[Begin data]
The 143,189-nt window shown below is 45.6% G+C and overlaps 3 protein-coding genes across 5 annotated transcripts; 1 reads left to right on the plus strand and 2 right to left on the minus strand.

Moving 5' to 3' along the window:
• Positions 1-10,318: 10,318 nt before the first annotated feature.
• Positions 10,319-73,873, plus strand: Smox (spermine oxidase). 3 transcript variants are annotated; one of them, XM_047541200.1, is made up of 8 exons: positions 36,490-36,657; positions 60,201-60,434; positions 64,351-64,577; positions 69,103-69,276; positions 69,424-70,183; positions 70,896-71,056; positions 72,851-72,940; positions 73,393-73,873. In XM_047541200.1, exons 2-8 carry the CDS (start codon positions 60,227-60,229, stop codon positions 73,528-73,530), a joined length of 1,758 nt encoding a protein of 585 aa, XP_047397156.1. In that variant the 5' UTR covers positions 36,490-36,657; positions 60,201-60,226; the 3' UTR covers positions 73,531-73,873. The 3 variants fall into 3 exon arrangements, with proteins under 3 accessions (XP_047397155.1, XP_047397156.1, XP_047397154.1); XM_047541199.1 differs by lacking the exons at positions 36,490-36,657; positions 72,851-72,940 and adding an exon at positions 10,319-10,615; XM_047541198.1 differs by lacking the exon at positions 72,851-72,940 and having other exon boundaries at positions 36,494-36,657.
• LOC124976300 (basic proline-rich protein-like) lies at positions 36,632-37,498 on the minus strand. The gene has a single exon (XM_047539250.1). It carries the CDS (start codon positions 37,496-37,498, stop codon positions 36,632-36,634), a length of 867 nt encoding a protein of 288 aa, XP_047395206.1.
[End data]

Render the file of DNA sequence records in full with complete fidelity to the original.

The 143,189-nt window shown below is 45.6% G+C and overlaps 3 protein-coding genes across 5 annotated transcripts; 1 reads left to right on the plus strand and 2 right to left on the minus strand.

Moving 5' to 3' along the window:
• Positions 1-10,318: 10,318 nt before the first annotated feature.
• Positions 10,319-73,873, plus strand: Smox (spermine oxidase). 3 transcript variants are annotated; one of them, XM_047541200.1, is made up of 8 exons: positions 36,490-36,657; positions 60,201-60,434; positions 64,351-64,577; positions 69,103-69,276; positions 69,424-70,183; positions 70,896-71,056; positions 72,851-72,940; positions 73,393-73,873. In XM_047541200.1, exons 2-8 carry the CDS (start codon positions 60,227-60,229, stop codon positions 73,528-73,530), a joined length of 1,758 nt encoding a protein of 585 aa, XP_047397156.1. In that variant the 5' UTR covers positions 36,490-36,657; positions 60,201-60,226; the 3' UTR covers positions 73,531-73,873. The 3 variants fall into 3 exon arrangements, with proteins under 3 accessions (XP_047397155.1, XP_047397156.1, XP_047397154.1); XM_047541199.1 differs by lacking the exons at positions 36,490-36,657; positions 72,851-72,940 and adding an exon at positions 10,319-10,615; XM_047541198.1 differs by lacking the exon at positions 72,851-72,940 and having other exon boundaries at positions 36,494-36,657.
• LOC124976300 (basic proline-rich protein-like) lies at positions 36,632-37,498 on the minus strand. The gene has a single exon (XM_047539250.1). It carries the CDS (start codon positions 37,496-37,498, stop codon positions 36,632-36,634), a length of 867 nt encoding a protein of 288 aa, XP_047395206.1.